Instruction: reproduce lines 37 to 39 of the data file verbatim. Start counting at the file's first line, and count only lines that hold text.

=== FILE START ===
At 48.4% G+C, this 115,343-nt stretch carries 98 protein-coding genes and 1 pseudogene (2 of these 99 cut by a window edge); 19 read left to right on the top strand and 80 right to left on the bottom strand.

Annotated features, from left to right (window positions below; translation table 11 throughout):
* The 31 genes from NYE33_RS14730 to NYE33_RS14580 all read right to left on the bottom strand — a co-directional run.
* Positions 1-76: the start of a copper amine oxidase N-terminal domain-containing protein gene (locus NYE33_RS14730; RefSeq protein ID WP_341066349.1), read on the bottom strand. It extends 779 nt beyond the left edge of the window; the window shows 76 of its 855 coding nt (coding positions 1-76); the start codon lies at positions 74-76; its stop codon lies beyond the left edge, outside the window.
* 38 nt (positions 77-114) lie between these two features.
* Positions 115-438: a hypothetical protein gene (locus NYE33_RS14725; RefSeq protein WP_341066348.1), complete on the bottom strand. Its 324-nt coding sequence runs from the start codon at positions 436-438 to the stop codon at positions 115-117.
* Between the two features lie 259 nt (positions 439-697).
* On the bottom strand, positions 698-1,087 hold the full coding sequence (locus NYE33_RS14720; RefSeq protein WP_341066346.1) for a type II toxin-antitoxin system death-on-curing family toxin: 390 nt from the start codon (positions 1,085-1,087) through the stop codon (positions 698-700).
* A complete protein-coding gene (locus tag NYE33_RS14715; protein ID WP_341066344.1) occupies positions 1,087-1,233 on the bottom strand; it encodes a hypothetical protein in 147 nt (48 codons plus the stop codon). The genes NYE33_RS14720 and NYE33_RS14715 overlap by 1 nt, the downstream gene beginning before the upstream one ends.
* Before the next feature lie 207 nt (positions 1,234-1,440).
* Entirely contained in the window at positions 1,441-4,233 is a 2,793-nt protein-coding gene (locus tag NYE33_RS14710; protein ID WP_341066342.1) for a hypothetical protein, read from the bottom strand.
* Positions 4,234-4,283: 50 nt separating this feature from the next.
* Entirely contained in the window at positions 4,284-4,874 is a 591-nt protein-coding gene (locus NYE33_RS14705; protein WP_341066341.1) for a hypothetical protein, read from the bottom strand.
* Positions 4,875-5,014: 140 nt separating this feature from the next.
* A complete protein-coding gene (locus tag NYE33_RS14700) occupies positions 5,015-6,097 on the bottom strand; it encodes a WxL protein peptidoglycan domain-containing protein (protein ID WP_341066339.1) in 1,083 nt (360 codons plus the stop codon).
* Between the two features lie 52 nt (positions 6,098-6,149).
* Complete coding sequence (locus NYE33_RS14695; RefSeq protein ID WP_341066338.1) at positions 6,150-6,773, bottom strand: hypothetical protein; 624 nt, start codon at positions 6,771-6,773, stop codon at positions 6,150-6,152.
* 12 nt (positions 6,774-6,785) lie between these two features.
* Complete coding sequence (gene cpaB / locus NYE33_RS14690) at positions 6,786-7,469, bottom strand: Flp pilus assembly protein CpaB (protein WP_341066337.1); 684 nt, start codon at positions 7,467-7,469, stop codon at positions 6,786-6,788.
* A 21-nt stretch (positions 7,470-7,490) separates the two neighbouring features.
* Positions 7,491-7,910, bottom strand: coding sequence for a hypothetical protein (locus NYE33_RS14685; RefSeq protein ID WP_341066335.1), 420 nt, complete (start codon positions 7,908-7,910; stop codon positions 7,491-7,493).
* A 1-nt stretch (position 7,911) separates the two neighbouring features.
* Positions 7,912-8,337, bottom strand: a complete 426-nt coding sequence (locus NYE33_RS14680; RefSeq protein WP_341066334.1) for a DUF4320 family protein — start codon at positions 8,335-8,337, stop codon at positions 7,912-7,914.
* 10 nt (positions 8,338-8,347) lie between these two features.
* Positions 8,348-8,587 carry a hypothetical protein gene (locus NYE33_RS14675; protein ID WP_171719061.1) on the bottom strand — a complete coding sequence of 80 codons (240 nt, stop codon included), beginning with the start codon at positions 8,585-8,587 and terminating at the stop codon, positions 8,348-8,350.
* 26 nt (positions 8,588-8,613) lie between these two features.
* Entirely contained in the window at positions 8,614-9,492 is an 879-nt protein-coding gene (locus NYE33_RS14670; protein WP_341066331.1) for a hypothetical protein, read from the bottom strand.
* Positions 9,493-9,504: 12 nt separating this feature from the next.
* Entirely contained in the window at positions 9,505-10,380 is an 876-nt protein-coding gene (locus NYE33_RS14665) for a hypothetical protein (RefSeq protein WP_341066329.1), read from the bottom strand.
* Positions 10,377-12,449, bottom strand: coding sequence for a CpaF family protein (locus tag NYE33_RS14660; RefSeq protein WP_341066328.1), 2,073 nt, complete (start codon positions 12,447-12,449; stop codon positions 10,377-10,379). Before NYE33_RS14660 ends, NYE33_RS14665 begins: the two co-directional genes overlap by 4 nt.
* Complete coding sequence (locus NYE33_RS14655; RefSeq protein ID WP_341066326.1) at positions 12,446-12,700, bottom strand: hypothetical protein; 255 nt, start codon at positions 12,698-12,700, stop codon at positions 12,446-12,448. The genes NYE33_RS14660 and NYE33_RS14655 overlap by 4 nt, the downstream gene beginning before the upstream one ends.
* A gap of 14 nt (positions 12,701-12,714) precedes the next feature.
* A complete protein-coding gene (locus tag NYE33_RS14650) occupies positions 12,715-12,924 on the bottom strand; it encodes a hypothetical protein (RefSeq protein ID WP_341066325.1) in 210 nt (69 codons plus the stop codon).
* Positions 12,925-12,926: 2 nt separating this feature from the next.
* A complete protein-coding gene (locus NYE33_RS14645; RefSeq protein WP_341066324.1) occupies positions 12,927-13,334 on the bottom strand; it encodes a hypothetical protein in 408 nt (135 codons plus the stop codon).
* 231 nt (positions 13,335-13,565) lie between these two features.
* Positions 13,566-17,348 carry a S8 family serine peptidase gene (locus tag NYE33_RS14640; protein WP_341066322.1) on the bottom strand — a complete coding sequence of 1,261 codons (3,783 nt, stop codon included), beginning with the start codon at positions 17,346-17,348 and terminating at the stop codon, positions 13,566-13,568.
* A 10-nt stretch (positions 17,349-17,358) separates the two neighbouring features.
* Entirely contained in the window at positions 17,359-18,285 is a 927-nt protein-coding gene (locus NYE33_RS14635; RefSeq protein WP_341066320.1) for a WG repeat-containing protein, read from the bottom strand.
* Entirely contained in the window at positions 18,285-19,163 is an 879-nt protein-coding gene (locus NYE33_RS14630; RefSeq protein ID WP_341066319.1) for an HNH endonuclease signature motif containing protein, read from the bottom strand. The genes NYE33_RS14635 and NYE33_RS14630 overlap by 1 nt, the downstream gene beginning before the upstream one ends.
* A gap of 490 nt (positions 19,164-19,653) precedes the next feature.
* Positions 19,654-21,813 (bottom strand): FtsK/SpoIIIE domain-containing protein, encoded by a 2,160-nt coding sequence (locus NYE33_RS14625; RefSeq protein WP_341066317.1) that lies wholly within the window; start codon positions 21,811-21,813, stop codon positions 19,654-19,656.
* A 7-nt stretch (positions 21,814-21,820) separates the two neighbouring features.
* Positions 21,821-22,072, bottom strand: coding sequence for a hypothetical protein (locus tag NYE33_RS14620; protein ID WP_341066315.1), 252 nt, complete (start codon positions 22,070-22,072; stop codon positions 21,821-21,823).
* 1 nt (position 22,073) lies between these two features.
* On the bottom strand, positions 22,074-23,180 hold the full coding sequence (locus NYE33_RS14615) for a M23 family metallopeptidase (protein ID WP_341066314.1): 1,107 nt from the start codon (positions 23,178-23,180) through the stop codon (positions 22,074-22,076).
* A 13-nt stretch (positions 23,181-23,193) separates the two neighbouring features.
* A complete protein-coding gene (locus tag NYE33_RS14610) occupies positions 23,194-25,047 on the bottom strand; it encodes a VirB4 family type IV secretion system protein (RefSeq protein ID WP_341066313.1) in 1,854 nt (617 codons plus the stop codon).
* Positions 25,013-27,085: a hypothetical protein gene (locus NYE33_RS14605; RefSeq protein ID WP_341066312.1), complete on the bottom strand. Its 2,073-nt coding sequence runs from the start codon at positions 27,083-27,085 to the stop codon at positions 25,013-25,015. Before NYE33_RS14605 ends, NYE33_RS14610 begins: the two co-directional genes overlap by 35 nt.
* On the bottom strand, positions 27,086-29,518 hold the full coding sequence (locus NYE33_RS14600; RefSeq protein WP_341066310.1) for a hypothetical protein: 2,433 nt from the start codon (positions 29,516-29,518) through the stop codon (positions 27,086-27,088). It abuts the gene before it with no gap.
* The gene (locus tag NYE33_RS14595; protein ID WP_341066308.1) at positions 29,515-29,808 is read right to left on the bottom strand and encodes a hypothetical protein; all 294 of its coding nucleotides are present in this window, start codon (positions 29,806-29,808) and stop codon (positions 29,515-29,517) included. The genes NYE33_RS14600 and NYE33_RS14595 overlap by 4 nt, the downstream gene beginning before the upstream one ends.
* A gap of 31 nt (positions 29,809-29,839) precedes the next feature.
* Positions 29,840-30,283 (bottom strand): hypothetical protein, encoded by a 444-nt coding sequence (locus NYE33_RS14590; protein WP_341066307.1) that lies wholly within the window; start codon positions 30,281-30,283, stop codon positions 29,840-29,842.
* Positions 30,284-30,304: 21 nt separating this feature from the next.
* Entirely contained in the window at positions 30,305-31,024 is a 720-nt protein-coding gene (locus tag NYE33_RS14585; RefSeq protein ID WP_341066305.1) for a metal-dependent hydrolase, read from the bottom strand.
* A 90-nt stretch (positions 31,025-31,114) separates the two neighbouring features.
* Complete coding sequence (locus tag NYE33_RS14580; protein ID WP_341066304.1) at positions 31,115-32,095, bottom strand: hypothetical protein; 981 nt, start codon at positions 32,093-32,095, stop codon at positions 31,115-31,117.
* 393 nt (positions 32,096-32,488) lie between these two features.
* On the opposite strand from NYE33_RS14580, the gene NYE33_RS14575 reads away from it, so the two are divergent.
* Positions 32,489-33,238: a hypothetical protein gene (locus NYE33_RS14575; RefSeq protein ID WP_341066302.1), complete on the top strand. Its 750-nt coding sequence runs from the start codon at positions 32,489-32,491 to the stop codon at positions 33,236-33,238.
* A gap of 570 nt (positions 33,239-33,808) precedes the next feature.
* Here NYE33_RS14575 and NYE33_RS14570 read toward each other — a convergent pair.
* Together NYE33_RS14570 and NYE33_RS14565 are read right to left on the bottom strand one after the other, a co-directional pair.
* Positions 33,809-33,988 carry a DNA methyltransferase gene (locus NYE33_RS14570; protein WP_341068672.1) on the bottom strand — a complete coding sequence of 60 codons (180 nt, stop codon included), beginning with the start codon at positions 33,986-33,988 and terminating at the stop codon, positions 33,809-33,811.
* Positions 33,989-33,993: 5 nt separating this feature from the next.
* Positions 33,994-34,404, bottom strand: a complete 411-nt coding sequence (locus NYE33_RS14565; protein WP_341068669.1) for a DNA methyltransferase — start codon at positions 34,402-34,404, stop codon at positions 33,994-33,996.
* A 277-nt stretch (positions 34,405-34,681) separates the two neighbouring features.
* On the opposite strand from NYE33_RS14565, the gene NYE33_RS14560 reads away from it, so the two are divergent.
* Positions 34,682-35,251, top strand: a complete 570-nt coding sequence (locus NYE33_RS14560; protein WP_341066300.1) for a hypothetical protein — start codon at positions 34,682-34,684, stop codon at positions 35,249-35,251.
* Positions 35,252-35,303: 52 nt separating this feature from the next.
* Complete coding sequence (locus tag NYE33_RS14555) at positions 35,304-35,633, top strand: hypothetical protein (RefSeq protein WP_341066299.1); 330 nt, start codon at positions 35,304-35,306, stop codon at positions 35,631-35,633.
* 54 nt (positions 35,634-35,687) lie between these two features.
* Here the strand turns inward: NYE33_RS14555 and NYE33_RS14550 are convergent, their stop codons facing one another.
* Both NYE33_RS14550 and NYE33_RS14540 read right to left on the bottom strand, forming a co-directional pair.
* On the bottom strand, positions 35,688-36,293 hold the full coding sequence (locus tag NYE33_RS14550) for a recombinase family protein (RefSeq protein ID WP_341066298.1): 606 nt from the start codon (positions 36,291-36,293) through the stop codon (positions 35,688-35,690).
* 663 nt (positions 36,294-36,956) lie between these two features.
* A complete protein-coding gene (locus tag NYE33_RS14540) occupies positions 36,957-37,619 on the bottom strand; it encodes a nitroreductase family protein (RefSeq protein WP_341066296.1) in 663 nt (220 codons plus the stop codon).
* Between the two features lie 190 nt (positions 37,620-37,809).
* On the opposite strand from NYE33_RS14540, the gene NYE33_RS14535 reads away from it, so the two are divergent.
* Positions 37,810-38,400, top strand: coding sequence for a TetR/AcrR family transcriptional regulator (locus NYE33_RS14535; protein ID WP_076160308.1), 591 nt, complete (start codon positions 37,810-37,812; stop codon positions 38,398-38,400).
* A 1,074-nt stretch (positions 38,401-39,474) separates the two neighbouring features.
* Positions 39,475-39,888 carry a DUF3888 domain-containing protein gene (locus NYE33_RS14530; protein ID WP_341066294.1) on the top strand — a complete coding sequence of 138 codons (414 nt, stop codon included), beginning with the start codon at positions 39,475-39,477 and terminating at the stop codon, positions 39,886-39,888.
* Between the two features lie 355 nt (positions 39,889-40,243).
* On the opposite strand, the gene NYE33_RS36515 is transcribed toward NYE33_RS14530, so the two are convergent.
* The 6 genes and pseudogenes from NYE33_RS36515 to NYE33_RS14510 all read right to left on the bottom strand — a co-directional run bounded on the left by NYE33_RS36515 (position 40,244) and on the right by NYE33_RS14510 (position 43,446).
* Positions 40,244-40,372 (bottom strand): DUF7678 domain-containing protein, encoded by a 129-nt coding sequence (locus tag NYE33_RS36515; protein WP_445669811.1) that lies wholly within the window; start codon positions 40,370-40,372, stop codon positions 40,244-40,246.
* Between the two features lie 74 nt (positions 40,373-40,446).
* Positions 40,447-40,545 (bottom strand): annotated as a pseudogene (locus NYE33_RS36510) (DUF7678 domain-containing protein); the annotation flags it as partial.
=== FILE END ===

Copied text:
* Positions 13,566-17,348 carry a S8 family serine peptidase gene (locus tag NYE33_RS14640; protein WP_341066322.1) on the bottom strand — a complete coding sequence of 1,261 codons (3,783 nt, stop codon included), beginning with the start codon at positions 17,346-17,348 and terminating at the stop codon, positions 13,566-13,568.
* A 10-nt stretch (positions 17,349-17,358) separates the two neighbouring features.
* Entirely contained in the window at positions 17,359-18,285 is a 927-nt protein-coding gene (locus NYE33_RS14635; RefSeq protein WP_341066320.1) for a WG repeat-containing protein, read from the bottom strand.